The federal appeals court ruling last week vacating Rene Boucher’s 30-day prison sentence relied on a legal argument that, while seldom used, can be pursued by prosecutors and defense lawyers.
Boucher’s incarceration after pleading guilty to assaulting a member of Congress was found by the U.S. Court of Appeals for the 6th Circuit to be substantively unreasonable with no compelling justification for going so far below the punishment of 21-27 months in prison that the U.S. Federal Sentencing Guidelines advised.
Federal prosecutors had asked for a 21-month sentence for Boucher tackling U.S. Sen. Rand Paul in his yard in 2017.
In its ruling, the appeals court did not give an opinion on what it believed to be an appropriate sentence for Boucher, but found that Special Judge Marianne Battani, who imposed the 30-day sentence, failed to adequately explain how this case differed so significantly from similar assault cases to merit a sentence 95 percent shorter than what federal sentencing guidelines recommended.
The case has been remanded back to U.S. District Court for Battani to reconsider.
In the federal court system, punishment for convicted defendants is often dictated by the federal sentencing guidelines, which were adopted in 1987.
The guidelines provide rules to federal judges to consider when they sentence a person for a federal crime, and were adopted in an effort to end instances in the federal court system of wide disparities in punishment from one judge to another for the same offense.
Federal judges rely on a statistical table that gives them a starting point for determining an appropriate sentence.
That table is based on two factors – the conduct associated with the offense and the defendant’s prior criminal history.
Criminal offenses in the table are divided into 43 levels – the higher the offense level, the more severe the crime.
When sentencing guidelines calculated a sentence ranging from 21-27 months for Boucher, that was based on the relative severity of the offense compared to other crimes and Boucher’s absence of a prior criminal history.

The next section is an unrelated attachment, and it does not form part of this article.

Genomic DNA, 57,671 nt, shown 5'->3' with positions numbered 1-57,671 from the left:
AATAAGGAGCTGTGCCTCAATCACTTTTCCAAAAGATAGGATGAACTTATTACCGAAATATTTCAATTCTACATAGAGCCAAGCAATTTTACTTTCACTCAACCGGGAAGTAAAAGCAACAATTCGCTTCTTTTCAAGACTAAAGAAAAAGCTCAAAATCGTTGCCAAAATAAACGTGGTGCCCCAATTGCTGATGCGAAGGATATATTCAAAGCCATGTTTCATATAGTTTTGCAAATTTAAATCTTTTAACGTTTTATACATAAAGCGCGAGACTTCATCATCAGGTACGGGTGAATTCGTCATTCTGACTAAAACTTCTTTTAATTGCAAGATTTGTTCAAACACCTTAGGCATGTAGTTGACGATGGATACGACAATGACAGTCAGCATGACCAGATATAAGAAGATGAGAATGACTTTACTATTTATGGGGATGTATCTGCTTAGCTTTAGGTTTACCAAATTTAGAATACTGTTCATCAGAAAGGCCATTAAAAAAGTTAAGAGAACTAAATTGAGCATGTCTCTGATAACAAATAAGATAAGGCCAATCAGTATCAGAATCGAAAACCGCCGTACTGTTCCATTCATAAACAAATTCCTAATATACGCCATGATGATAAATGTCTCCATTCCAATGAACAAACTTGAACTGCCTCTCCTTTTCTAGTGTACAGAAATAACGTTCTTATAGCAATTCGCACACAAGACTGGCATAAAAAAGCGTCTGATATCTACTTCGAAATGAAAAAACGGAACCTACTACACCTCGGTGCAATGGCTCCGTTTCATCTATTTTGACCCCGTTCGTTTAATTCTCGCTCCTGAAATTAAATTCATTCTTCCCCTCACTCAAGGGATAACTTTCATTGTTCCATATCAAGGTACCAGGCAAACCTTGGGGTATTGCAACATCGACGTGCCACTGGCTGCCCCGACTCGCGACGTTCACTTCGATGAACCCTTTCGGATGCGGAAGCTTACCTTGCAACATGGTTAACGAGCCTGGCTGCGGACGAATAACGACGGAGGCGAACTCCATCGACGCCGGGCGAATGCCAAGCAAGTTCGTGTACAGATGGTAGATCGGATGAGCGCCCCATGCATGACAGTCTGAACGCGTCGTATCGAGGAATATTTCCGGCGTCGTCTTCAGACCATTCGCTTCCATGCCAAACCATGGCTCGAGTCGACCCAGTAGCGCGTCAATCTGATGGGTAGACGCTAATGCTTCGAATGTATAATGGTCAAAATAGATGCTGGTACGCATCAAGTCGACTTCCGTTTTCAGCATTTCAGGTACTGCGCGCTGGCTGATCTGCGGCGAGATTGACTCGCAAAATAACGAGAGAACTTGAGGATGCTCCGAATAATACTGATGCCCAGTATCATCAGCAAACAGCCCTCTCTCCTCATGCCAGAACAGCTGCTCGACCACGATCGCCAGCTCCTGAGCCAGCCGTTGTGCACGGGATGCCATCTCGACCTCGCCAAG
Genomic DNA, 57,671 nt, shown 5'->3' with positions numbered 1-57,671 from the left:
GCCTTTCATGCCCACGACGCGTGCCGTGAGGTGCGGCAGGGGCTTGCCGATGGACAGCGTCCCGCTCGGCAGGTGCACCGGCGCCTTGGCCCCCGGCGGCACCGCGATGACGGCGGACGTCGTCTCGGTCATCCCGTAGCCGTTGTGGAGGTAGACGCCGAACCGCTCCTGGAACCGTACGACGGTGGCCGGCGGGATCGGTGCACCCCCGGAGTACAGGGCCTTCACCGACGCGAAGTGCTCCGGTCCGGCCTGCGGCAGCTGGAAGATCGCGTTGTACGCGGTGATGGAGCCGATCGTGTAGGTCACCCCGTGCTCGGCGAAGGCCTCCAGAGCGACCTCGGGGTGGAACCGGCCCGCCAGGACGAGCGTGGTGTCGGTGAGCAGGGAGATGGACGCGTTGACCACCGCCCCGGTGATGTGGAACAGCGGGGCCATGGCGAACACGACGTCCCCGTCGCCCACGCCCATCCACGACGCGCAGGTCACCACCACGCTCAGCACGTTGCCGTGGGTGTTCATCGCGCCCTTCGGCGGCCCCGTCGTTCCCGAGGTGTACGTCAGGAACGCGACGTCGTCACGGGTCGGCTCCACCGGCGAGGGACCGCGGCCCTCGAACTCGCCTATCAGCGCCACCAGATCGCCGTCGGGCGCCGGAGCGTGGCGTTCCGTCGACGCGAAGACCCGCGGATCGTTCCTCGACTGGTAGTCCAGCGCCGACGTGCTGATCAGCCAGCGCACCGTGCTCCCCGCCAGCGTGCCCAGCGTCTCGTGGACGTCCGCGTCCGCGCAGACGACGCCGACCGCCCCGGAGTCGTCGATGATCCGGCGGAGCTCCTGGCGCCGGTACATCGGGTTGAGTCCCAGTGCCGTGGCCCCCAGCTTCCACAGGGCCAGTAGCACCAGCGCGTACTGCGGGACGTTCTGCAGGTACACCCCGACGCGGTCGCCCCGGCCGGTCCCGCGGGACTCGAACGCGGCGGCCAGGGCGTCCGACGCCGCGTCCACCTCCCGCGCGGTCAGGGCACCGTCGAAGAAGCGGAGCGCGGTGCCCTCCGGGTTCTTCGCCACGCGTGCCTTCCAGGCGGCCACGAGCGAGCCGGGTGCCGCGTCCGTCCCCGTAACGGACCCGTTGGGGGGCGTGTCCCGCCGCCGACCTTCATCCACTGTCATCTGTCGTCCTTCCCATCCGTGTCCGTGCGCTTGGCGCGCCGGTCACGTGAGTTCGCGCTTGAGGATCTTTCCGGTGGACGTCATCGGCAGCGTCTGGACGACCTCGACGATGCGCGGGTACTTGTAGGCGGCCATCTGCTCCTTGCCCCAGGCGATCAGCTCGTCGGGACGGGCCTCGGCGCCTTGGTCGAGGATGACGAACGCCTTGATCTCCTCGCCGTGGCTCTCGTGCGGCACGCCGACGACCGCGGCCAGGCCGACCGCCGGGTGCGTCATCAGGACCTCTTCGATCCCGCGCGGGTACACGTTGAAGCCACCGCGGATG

The guidelines are advisory, meaning that a judge is not required to level a punishment within the guideline range and can impose a shorter or longer sentence depending on several factors.
A U.S. Supreme Court ruling in 2005 struck down the requirement that federal judges sentence a defendant within the federal guidelines range, and allowed federal appeals courts to review sentences imposed outside that range.
Now, defense attorneys often ask judges to depart downward from the advisory guidelines when it comes time to sentence clients who have been convicted.
Battani’s imposition of a 30-day sentence was based in part on her determination that Boucher’s tackling of Paul was an isolated incident that was not politically motivated and that Boucher was unlikely to repeat.
The government appealed the sentence, arguing it was substantively unreasonable, a little-used argument employed by both defense attorneys appealing a sentence they believe is too long and by prosecutors appealing a sentence they see as too lenient.
In order for a sentence to be found substantively unreasonable, an appeals court must find that the judge who imposed the sentence failed to reasonably weigh all relevant factors in arriving at a punishment.
In Boucher’s case, the appeals court found that Battani did not address Paul’s injuries sustained in the tackle in fashioning its sentence and “gave little weight to the need to promote general deterrence” in order to lessen the chance of future assaults against elected officials.
The appeals court also ruled that excessive consideration was given to Boucher’s military background, career as a doctor and local reputation, suggesting in its 16-page opinion that prioritizing those factors when handing down a sentence “would give an additional leg up to defendants who are already in a privileged position.”